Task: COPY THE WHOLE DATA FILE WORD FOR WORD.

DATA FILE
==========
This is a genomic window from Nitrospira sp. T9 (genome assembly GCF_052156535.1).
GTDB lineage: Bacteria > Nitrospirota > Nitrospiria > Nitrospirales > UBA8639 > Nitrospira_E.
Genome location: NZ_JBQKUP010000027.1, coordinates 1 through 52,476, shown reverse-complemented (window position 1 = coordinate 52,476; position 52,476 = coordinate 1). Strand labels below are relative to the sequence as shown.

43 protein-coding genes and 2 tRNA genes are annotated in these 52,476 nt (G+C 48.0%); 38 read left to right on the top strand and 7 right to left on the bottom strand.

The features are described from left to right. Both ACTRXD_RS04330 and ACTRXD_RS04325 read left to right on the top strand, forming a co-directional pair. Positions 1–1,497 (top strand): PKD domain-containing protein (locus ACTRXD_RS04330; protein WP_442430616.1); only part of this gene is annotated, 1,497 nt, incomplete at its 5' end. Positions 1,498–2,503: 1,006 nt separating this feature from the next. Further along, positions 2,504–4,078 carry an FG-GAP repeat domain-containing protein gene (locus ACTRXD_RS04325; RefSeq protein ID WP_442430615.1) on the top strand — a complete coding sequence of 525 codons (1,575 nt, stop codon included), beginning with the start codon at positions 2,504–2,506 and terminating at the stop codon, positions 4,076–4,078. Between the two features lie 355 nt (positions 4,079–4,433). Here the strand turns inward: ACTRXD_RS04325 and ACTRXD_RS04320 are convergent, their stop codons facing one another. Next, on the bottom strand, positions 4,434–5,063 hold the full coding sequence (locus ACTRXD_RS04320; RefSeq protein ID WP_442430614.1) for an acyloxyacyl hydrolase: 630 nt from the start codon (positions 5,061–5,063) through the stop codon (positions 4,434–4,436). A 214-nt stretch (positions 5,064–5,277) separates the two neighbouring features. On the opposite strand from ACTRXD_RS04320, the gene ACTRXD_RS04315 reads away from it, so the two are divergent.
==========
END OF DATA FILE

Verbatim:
This is a genomic window from Nitrospira sp. T9 (genome assembly GCF_052156535.1).
GTDB lineage: Bacteria > Nitrospirota > Nitrospiria > Nitrospirales > UBA8639 > Nitrospira_E.
Genome location: NZ_JBQKUP010000027.1, coordinates 1 through 52,476, shown reverse-complemented (window position 1 = coordinate 52,476; position 52,476 = coordinate 1). Strand labels below are relative to the sequence as shown.

43 protein-coding genes and 2 tRNA genes are annotated in these 52,476 nt (G+C 48.0%); 38 read left to right on the top strand and 7 right to left on the bottom strand.

The features are described from left to right. Both ACTRXD_RS04330 and ACTRXD_RS04325 read left to right on the top strand, forming a co-directional pair. Positions 1–1,497 (top strand): PKD domain-containing protein (locus ACTRXD_RS04330; protein WP_442430616.1); only part of this gene is annotated, 1,497 nt, incomplete at its 5' end. Positions 1,498–2,503: 1,006 nt separating this feature from the next. Further along, positions 2,504–4,078 carry an FG-GAP repeat domain-containing protein gene (locus ACTRXD_RS04325; RefSeq protein ID WP_442430615.1) on the top strand — a complete coding sequence of 525 codons (1,575 nt, stop codon included), beginning with the start codon at positions 2,504–2,506 and terminating at the stop codon, positions 4,076–4,078. Between the two features lie 355 nt (positions 4,079–4,433). Here the strand turns inward: ACTRXD_RS04325 and ACTRXD_RS04320 are convergent, their stop codons facing one another. Next, on the bottom strand, positions 4,434–5,063 hold the full coding sequence (locus ACTRXD_RS04320; RefSeq protein ID WP_442430614.1) for an acyloxyacyl hydrolase: 630 nt from the start codon (positions 5,061–5,063) through the stop codon (positions 4,434–4,436). A 214-nt stretch (positions 5,064–5,277) separates the two neighbouring features. On the opposite strand from ACTRXD_RS04320, the gene ACTRXD_RS04315 reads away from it, so the two are divergent.